A small device that both detects the initial signal of an epileptic attack and doses a substance that effectively stops it has been developed by researchers at Linkeping University in collaboration with French colleagues. All this takes place where the signal arises, known as a "neural pixel".
The results, from the Laboratory for Organic Electronics at LiU's Campus Norrkeping, have been published in the prestigious journal Proceedings of the National Academy of Sciences (PNAS), with Asst. Prof. Daniel Simon as main author.
‘A small device that both detects the initial signal of an epileptic attack and doses a substance that effectively stops it has been developed.’
AdvertisementA recently produced estimate suggests that no less than 6% of the Earth's population suffers from some type of neurological illness such as epilepsy or Parkinson's. Some medicines are available, but when these are taken orally or injected into the bloodstream, they also end up where they aren't needed and may cause serious problems. All medicines have more or less severe side effects, and no fully satisfactory treatment for neurological illnesses is available.
Neurons, or nerve cells, are the cells in the body that both transmit and receive nerve impulses. The small device developed by the scientists can both capture signals and stop them in the exact area of nerve cells where they arise. No other part of the body needs to be involved.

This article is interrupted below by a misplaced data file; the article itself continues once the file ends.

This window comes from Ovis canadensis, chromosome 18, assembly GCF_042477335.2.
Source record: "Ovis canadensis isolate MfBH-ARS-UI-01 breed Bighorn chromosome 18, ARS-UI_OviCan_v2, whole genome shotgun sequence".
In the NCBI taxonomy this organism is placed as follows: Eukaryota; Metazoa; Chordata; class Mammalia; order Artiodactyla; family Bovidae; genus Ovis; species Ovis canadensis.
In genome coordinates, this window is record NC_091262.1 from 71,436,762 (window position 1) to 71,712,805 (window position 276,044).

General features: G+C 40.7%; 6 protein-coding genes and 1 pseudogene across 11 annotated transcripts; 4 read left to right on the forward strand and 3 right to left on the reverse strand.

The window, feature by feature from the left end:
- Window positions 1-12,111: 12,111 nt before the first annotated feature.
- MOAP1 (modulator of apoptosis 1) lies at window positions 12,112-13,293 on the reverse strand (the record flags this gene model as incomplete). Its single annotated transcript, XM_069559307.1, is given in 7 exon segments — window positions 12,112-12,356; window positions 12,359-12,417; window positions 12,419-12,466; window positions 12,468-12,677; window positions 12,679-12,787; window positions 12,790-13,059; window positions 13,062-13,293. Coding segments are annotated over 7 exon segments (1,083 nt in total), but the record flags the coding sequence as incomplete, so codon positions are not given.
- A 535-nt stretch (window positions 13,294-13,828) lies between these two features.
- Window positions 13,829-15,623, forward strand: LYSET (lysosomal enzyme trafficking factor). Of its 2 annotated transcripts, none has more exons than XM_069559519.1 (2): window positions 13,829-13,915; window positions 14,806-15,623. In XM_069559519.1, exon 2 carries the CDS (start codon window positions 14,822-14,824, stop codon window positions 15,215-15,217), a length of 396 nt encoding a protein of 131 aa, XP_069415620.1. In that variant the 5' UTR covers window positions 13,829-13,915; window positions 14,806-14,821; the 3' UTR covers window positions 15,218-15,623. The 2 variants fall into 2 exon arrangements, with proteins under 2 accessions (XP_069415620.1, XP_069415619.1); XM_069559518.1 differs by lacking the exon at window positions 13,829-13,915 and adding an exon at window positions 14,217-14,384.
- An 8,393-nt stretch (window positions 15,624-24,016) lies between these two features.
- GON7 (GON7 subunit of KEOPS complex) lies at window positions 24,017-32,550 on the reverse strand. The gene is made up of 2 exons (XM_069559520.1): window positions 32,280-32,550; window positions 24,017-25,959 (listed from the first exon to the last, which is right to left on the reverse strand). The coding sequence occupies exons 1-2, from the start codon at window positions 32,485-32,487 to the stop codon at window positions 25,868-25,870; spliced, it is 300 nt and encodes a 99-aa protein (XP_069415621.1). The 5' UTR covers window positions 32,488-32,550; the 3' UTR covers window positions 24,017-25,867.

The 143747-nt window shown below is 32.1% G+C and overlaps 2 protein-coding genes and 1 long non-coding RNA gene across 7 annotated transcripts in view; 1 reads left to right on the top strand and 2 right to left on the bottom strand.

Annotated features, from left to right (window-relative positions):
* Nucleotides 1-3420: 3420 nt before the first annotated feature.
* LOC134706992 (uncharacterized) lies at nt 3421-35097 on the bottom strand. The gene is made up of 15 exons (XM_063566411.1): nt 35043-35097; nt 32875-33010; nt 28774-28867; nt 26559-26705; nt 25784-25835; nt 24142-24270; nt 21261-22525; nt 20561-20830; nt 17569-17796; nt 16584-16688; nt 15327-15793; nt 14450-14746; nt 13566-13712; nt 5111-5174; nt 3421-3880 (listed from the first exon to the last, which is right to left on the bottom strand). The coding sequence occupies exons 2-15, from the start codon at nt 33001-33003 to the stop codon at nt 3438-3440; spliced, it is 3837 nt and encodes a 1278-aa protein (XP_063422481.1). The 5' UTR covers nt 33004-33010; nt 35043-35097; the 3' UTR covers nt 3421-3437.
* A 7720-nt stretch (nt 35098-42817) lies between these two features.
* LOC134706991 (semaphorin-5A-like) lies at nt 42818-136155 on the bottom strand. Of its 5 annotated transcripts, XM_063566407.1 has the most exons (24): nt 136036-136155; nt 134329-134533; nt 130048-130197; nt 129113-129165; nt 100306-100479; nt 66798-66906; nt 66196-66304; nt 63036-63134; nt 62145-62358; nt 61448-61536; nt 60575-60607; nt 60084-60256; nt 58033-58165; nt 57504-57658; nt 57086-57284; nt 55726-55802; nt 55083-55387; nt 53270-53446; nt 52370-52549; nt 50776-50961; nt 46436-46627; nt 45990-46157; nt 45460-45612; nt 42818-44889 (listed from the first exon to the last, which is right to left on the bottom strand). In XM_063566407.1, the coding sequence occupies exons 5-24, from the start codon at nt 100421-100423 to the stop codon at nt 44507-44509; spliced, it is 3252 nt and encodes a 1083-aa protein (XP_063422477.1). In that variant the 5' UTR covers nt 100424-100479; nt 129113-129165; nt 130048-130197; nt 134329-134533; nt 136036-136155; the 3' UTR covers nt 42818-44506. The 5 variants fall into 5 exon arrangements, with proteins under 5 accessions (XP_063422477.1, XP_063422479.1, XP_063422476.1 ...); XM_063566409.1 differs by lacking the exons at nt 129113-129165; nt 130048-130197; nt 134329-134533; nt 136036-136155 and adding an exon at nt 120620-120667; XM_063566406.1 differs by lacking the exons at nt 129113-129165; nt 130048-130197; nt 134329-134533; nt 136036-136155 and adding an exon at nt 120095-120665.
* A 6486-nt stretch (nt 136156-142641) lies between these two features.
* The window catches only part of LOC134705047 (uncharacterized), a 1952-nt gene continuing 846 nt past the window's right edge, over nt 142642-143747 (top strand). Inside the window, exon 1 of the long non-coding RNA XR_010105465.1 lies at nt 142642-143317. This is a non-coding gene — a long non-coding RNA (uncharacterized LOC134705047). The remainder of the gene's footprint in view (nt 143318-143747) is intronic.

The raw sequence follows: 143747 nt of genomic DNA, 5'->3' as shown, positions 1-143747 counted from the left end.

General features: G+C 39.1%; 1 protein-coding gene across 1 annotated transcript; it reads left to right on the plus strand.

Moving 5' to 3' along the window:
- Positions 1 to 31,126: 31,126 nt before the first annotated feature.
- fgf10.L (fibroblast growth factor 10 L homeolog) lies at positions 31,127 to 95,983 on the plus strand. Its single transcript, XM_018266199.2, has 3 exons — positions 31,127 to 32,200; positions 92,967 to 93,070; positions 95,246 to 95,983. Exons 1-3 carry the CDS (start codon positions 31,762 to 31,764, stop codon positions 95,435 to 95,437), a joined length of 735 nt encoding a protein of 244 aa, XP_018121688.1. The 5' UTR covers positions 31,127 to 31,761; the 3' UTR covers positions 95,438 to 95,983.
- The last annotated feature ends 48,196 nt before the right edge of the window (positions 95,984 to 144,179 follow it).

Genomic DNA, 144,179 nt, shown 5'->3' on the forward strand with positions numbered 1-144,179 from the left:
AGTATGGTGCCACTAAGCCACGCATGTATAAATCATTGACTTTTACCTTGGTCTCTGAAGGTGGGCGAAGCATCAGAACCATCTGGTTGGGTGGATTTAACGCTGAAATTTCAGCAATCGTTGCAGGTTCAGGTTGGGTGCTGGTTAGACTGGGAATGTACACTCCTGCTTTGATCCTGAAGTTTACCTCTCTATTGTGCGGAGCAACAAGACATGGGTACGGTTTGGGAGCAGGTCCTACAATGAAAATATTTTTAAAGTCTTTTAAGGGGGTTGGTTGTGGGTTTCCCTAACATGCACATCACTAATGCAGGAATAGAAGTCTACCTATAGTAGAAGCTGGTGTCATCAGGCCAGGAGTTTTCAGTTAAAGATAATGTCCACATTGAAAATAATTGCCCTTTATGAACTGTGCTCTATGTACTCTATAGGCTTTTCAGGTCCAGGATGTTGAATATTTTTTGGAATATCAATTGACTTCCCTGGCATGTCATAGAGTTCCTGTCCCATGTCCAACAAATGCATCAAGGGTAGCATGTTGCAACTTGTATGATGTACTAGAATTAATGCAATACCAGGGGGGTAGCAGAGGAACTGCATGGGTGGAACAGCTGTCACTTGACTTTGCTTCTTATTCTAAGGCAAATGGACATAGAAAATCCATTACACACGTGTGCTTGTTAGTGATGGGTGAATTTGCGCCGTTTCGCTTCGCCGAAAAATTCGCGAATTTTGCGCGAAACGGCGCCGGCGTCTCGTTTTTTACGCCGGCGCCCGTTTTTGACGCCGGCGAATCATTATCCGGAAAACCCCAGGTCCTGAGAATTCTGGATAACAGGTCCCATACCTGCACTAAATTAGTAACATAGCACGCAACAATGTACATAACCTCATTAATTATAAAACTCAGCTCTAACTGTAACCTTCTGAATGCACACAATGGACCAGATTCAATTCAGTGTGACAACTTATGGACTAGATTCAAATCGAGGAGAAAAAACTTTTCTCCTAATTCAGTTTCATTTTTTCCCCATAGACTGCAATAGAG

"Our technology makes it possible to interact with both healthy and sick neurons. We can now start investigating opportunities for finding therapies for neurological illnesses that arise so rapidly and so locally that the patient doesn't notice them," says Daniel Simon.
The experiments were conducted in the laboratory on slices of brains from mice. The device consists of a sensor that detects nerve signals, and a small ion pump that doses an exact amount of the neurotransmitter GABA, a substance the body itself uses to inhibit stimuli in the central nervous system.
"The same electrode that registers the activity in the cell can also deliver the transmitter. We call it a bioelectronic 'neural pixel', since it imitates the functions of biological neurons," says Daniel Simon.
"Signalling in biological systems is based on chemical signals in the form of cations, which are passed between transmitters and receptors, which consist of proteins. When a signal is transferred to another cell, the identification of the signal and the triggering of a new one occur within a very small distance - only a few nanometers. In certain cases, it happens at the same point. That's why being able to combine electronic detection and release in the same electrode is a major advance," says Professor Magnus Berggren.
The small ion pump, which was developed at the Laboratory for Organic Electronics, attracted a great deal of attention when it's first application as a therapeutic device was published a year ago. The sensor that captures the nerve signal has subsequently been developed by the LiU researchers' collaborators. The mouse experiments were performed at Aix-Marseille University. The entire device is manufactured from conductive, biocompatible plastic.
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